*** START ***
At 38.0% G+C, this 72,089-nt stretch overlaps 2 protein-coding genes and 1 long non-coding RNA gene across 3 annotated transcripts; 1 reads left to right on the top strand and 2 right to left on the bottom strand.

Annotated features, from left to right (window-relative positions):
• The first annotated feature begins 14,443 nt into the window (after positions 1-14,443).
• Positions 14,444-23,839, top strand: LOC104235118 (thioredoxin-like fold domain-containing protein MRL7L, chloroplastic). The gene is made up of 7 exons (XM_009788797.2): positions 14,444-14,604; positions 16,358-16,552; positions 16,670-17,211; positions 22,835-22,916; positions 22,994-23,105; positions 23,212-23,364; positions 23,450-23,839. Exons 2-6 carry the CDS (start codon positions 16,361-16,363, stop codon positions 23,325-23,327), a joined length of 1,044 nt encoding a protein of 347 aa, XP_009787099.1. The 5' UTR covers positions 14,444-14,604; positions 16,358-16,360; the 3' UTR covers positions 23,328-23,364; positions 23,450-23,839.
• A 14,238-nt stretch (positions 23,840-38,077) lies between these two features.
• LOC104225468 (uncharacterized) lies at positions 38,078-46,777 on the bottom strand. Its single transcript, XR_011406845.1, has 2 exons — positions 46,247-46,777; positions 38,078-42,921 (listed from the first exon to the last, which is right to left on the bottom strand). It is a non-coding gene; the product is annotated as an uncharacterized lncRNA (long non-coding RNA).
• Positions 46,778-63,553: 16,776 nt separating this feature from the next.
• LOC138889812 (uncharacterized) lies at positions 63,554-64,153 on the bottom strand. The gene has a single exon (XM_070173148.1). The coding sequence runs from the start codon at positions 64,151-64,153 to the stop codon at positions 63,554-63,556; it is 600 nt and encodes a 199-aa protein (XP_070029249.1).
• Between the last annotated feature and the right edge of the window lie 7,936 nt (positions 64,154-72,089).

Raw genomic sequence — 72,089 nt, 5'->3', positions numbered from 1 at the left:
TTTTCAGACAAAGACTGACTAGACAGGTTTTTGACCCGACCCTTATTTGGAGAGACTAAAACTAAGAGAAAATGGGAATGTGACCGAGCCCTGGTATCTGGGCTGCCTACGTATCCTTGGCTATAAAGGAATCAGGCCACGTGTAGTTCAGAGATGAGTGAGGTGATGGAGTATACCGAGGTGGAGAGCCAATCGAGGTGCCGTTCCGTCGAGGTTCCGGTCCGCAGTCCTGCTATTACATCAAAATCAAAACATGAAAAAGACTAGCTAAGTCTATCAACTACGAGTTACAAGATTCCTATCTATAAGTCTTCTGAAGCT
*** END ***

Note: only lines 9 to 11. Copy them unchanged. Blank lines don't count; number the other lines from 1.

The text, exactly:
• Between the last annotated feature and the right edge of the window lie 7,936 nt (positions 64,154-72,089).

Raw genomic sequence — 72,089 nt, 5'->3', positions numbered from 1 at the left:
TTTTCAGACAAAGACTGACTAGACAGGTTTTTGACCCGACCCTTATTTGGAGAGACTAAAACTAAGAGAAAATGGGAATGTGACCGAGCCCTGGTATCTGGGCTGCCTACGTATCCTTGGCTATAAAGGAATCAGGCCACGTGTAGTTCAGAGATGAGTGAGGTGATGGAGTATACCGAGGTGGAGAGCCAATCGAGGTGCCGTTCCGTCGAGGTTCCGGTCCGCAGTCCTGCTATTACATCAAAATCAAAACATGAAAAAGACTAGCTAAGTCTATCAACTACGAGTTACAAGATTCCTATCTATAAGTCTTCTGAAGCT